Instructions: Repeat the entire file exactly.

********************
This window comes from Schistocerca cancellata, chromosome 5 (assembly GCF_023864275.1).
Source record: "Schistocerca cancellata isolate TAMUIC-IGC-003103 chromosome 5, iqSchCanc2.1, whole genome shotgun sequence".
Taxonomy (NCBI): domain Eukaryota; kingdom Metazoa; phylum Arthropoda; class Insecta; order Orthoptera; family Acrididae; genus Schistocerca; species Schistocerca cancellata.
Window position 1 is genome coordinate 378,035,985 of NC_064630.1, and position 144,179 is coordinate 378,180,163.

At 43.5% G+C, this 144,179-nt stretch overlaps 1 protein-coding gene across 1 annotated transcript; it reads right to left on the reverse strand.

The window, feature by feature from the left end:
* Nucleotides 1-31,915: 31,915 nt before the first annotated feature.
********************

This window comes from Schistocerca cancellata, chromosome 5 (assembly GCF_023864275.1).
Source record: "Schistocerca cancellata isolate TAMUIC-IGC-003103 chromosome 5, iqSchCanc2.1, whole genome shotgun sequence".
Taxonomy (NCBI): domain Eukaryota; kingdom Metazoa; phylum Arthropoda; class Insecta; order Orthoptera; family Acrididae; genus Schistocerca; species Schistocerca cancellata.
Window position 1 is genome coordinate 378,035,985 of NC_064630.1, and position 144,179 is coordinate 378,180,163.

At 43.5% G+C, this 144,179-nt stretch overlaps 1 protein-coding gene across 1 annotated transcript; it reads right to left on the reverse strand.

The window, feature by feature from the left end:
* Nucleotides 1-31,915: 31,915 nt before the first annotated feature.